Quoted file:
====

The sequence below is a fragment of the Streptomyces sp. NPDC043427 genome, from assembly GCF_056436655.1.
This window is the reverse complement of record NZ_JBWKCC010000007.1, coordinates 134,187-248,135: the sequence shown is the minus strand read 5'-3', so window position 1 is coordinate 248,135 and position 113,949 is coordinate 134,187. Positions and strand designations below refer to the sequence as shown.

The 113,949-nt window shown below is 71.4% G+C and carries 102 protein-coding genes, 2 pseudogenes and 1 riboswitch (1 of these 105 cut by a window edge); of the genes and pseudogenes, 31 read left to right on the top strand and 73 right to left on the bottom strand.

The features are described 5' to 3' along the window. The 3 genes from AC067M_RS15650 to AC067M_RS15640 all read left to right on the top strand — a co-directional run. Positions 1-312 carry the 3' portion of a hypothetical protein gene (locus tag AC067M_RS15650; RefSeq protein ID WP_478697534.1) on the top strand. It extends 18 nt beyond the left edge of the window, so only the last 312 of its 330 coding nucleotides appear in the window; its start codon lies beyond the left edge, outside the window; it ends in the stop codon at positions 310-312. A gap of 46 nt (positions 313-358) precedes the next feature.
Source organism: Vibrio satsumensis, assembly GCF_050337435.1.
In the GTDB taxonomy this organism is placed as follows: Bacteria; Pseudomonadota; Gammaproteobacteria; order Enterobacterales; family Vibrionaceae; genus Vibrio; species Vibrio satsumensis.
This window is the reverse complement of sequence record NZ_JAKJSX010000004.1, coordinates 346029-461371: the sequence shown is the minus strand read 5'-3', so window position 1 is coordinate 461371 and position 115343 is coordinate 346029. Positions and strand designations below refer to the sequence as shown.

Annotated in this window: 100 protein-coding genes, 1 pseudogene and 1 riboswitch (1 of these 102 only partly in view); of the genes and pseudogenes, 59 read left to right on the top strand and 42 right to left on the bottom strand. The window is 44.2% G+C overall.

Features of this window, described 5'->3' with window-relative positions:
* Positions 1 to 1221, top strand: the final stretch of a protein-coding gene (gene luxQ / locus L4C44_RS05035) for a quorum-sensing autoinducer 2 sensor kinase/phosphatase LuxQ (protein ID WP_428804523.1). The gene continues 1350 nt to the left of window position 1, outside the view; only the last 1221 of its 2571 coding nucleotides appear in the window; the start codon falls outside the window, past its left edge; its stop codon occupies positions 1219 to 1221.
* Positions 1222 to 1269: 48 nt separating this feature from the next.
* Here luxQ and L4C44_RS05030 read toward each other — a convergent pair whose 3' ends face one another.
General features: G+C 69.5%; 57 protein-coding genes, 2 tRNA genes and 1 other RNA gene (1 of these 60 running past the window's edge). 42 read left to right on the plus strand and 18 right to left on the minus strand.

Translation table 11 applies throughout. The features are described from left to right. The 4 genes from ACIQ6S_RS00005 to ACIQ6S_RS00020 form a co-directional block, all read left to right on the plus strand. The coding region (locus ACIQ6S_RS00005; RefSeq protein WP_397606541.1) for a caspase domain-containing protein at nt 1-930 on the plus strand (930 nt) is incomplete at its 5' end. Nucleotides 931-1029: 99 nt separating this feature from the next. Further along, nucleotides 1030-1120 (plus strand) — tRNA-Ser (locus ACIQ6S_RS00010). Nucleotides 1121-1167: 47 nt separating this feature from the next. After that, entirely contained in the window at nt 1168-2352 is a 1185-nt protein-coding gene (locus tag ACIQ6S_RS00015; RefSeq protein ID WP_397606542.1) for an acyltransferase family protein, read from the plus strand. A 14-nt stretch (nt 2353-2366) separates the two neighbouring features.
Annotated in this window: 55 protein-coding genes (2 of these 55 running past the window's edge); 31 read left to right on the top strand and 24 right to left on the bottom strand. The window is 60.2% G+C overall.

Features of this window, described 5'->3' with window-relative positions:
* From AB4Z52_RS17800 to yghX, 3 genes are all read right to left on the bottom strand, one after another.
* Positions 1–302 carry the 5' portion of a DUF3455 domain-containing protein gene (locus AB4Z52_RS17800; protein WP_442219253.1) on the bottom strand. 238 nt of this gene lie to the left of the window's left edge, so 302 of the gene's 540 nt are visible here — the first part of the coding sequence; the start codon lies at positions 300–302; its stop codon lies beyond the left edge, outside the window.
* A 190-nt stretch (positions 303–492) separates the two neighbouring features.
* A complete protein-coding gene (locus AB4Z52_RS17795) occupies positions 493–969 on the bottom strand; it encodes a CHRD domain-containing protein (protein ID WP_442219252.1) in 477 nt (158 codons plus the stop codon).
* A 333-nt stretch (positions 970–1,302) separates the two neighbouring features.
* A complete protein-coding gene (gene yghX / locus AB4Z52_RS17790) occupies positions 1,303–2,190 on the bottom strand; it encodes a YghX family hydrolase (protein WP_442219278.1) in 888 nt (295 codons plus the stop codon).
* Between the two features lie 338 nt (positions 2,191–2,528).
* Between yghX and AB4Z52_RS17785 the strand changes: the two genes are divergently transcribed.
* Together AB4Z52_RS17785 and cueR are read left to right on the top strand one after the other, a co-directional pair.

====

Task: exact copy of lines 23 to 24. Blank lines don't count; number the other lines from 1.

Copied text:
* Between the two features lie 338 nt (positions 2,191–2,528).
* Between yghX and AB4Z52_RS17785 the strand changes: the two genes are divergently transcribed.